During Creator Week in June 2021, Instagram’s CEO Adam Mosseri revealed that posting a minimum of 2 feed posts per week and 2 Stories per day is optimal for building a following on the app. Posting at this cadence also helps you avoid over-posting and the risk of annoying your followers.
Keep things consistent – Try a tool that allows you to schedule your content and “auto-post” at optimal times. Sked Social lets you schedule Instagram posts with product tags, hashtags, user tags, location tags to make the most of your Instagram content.
Review the Recommendations Guidelines (and be careful not to break them)
One of the worst things you can do for your account’s reach and engagement is to get shadowbanned. Make sure you’re keeping all content appropriate and avoiding any outlandish claims or misleading information in your posts.
If you do slip up, try to learn from your mistakes and avoid doing it again. Instagram avoids recommending accounts that have recently violated their Community Guidelines, so better to be on your best behaviour until your post-performance picks up again.
Post high-engagement content like Carousels and Reels
Carousel posts make up 17% of Instagram feed posts nowadays. They consist of multiple photos in one post and are a great way to go into more detail or capture multiple angles of a content piece.
According to a 2021 report, they pull 3x the engagement and 1.4x the reach of other post types. Bonus: because it takes users longer to scroll and read through them, it keeps their eyes on your content longer which helps boost your performance in the Instagram algorithm.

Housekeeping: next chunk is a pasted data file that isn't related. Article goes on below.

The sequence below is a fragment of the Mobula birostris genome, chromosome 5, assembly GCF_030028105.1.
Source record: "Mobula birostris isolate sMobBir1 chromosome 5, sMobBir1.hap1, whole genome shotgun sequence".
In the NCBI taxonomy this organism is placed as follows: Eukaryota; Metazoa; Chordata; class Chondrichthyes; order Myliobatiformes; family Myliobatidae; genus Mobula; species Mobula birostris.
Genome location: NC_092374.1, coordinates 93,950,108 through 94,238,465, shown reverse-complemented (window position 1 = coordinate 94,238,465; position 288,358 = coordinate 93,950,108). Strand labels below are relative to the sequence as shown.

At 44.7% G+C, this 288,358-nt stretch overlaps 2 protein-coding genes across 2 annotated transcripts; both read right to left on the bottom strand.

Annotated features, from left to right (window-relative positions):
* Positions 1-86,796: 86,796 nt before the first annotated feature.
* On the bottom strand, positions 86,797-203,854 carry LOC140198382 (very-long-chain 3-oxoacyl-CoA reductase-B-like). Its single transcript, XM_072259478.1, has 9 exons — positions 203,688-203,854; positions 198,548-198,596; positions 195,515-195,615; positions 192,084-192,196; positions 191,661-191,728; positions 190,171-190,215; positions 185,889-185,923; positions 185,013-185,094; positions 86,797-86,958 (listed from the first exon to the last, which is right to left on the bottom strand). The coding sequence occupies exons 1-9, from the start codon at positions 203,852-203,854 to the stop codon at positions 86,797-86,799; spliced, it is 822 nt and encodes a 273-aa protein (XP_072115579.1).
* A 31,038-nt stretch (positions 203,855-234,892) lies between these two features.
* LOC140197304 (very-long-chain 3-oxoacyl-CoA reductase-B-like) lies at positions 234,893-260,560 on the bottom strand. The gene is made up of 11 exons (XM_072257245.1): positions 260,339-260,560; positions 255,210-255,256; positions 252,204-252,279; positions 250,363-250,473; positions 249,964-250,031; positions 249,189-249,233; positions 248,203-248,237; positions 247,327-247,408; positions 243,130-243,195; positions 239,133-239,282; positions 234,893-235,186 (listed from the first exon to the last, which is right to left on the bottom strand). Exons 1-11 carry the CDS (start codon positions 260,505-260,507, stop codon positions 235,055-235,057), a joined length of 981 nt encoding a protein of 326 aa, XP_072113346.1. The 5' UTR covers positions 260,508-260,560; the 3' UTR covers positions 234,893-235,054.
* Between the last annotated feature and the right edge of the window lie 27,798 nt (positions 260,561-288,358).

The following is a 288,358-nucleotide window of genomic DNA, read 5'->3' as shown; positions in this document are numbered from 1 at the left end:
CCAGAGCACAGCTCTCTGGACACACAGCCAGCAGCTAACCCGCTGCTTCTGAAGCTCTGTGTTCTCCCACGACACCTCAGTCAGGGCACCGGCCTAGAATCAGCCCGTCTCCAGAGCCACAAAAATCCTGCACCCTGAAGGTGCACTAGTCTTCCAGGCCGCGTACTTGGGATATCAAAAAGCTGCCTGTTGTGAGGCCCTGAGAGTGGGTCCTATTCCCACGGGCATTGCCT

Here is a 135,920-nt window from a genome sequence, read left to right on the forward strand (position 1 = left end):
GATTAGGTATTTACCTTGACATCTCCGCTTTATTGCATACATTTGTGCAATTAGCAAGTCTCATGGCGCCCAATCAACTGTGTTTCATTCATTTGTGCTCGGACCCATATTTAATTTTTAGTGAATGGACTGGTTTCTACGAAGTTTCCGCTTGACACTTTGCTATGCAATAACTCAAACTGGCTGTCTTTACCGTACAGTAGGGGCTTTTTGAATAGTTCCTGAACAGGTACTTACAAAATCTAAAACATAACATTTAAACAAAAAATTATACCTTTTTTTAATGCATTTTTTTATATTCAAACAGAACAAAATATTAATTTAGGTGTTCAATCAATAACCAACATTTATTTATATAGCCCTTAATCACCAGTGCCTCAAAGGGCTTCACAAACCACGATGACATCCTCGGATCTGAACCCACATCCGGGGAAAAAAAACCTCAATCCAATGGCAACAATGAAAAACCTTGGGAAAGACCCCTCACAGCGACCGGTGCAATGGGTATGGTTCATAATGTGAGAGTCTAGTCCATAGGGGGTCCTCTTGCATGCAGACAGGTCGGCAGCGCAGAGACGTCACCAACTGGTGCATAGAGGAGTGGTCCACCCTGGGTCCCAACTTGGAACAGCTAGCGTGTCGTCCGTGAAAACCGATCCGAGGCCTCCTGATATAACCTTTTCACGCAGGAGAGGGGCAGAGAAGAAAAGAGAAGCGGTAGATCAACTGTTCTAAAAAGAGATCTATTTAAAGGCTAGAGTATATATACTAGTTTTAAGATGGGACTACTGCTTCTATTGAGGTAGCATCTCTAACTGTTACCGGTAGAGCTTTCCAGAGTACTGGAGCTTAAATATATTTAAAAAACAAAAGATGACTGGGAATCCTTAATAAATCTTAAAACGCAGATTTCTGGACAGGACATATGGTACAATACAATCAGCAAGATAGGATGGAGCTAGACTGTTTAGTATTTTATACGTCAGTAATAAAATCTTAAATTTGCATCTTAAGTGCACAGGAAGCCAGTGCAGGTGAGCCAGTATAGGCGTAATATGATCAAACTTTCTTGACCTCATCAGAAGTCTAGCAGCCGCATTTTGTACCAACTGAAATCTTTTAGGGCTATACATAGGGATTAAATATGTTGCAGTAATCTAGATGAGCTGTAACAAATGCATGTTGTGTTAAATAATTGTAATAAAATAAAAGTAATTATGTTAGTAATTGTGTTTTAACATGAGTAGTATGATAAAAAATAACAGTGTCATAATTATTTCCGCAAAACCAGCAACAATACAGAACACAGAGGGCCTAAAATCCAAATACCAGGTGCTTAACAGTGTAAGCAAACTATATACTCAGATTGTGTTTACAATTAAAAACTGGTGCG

In addition to carousels, Reels are also trending. The algorithm is currently boosting Reels in the feed so more people will use the feature. It’s a gold mine of engagement that can help grow your following quickly. Posting 5-7 reels per week is optimal, but even one is better than none.
Always post with the right formatting
Instagram favours high-quality content. One of the easiest ways to ensure that your post looks high-quality is to make sure it’s sized correctly. Fail to use appropriate sizing or formatting, and Instagram will ding your post’s performance.
Here are the optimal sizes for your Instagram images:
Square: 1080 px x 1080 px
Vertical: 1080 pxW x 1350 pxH
Horizontal: 1080 pxW x 566 pxH
Entertain your audience (and be funny!)
We discussed how when it comes to Reels, the Instagram algorithm likes content that is entertaining and funny. If you can grab viewers’ attention and keep it throughout the entire video, the algorithm will be more likely to show the video to more people.
Think about ways to make informative or educational content exciting. For example, like TikTok, Reels is big on trends and memes. If you’re scrolling through your Reels tab and you notice a content creator using a funny sound or style of video, save that sound or effect and try it out for yourself. For Stories, you can try adding things like stickers, gifs, emojis or polls to keep people engaged.
Use the right hashtags
When it comes to reaching new audiences and improving your popularity, hashtags are key. They are an important part of Instagram marketing, and using the right hashtags can help get more eyes on your content to help it rank even higher.
While they can help your post rank higher, avoid spamming your posts with irrelevant hashtags. A good rule of thumb is to use the recommended amount of hashtags per platform, keep them relevant, and keep your captions looking clean by separating the hashtags from the body text or adding them into a comment.
The Instagram Algorithm Can Work for Marketers
While not everyone likes the Instagram algorithm, it can work for marketers (we promise!). You just have to be smart about it.
To get the most from your posts, create content that is timely, relevant and engaging. By doing so, you can make the Instagram algorithm work in your favour every time.
Now that you know everything about the Instagram algorithm, why not start carving out hours in your social media workflow by signing up for Sked’s 7-day trial. Our all-in-one Instagram scheduler allows you to automatically post images, carousels, Stories, videos and more. Tag locations, users and products and manage all your hashtags in our place to save 5+ hours every week.